2018 Trends in Reproductive Rights Law
Created on March 08, 2018
In 2016, the U.S. Supreme Court struck down two Texas statutes that restricted access to abortion, articulating a robust, evidence-based legal standard that courts are obliged to apply to such laws moving forward. Since then, courts have nearly unanimously struck down restrictions on abortion access similar to the unconstitutional Texas laws, in addition to newer types of medically unjustified restrictions. Aside from developments in the courts on these cases in 2018, state legislatures will consider hundreds of pieces of legislation that will affect access to reproductive health services across the country. Lawmakers are expected to introduce not only restrictions on access to abortion, but legislation that will improve access to affordable birth control and abortion care in 2018.
Laws restricting access to reproductive health services are often challenged in state and federal courts using a variety of legal claims, and 2018 will see litigation developments on a variety of issues related to reproductive health in a number of forums, including at the appellate level in the federal courts. There will also be developments in a number of challenges to the Trump administration's rollback of the Affordable Care Act's birth control benefit that gave access to copay-free contraception to hundreds of thousands of women.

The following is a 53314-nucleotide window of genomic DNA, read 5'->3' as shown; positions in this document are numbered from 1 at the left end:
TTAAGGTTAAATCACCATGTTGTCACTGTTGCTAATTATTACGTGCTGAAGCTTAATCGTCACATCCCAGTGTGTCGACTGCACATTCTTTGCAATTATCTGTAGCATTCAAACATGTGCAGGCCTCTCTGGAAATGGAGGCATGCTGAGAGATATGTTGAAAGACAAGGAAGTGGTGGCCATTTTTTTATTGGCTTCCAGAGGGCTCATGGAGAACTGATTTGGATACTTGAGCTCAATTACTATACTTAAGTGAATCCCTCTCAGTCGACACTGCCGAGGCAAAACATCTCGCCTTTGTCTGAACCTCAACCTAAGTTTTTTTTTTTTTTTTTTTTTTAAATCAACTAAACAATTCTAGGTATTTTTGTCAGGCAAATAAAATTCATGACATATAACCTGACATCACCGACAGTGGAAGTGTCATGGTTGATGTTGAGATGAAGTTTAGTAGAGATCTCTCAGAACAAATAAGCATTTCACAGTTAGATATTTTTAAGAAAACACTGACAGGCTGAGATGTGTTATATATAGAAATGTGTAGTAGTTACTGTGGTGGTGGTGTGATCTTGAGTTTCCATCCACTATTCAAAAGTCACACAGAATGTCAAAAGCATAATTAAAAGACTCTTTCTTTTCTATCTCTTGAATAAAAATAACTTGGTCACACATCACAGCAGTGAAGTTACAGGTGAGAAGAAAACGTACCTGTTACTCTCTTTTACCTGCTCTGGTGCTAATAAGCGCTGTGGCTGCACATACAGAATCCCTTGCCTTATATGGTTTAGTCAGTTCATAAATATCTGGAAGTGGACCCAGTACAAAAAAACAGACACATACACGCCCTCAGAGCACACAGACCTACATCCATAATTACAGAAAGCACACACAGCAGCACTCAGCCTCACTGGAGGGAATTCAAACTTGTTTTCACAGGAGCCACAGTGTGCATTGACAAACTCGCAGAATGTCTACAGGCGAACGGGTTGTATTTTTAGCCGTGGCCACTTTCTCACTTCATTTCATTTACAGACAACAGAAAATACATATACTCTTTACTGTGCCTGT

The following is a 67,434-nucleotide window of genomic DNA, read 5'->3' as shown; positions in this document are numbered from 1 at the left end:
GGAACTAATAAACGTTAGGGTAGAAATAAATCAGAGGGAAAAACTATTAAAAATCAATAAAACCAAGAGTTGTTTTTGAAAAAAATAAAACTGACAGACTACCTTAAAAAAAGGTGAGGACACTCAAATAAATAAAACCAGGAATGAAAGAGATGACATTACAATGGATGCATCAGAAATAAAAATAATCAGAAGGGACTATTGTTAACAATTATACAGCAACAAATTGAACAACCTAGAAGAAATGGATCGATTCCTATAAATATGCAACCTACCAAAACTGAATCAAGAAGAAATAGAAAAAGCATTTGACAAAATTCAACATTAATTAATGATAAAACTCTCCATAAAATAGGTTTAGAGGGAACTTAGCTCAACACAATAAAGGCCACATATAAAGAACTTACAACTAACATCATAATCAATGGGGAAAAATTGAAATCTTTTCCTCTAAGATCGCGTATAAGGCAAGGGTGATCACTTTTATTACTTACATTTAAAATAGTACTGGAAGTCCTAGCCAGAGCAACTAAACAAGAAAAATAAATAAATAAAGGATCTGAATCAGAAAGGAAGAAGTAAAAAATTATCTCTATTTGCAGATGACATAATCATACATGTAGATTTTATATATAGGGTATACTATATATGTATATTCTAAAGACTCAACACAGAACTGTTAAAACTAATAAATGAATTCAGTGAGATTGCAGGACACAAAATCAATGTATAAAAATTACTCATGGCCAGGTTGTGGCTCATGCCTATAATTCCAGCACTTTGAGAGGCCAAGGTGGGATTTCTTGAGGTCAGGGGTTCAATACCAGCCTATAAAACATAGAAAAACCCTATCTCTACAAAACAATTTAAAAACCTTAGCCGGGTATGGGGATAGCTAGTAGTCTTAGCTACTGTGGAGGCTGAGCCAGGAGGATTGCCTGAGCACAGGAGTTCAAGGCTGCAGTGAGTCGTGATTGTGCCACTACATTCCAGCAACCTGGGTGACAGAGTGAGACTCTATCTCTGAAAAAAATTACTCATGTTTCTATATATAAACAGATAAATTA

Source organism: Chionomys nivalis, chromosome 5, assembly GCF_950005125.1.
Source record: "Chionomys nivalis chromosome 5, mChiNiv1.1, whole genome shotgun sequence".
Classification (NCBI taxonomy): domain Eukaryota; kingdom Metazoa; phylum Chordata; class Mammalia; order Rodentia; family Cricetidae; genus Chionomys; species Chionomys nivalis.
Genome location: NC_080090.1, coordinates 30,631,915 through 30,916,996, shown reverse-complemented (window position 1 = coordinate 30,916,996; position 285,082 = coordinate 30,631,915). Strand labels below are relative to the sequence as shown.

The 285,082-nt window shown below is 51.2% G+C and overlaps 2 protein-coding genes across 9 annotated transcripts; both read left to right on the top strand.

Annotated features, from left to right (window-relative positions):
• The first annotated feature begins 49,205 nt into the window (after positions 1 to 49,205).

This course, presented by Amanda Allen of the Lawyering Project, will review the legislative activity from the year thus far, as well as major litigation developments regarding access to reproductive health services and an overview of what to expect for the remainder of 2018.
- Review major trends and themes in legislation affecting reproductive health and rights
- Identify common legal claims made in challenging reproductive health restrictions and recent jurisprudential trends, particularly the application of Whole Woman's Health v. Hellerstedt to statutes restricting abortion access
- Discuss next steps for major court cases, particularly at the appellate level and around the birth control benefit, and looking ahead to the rest of 2018
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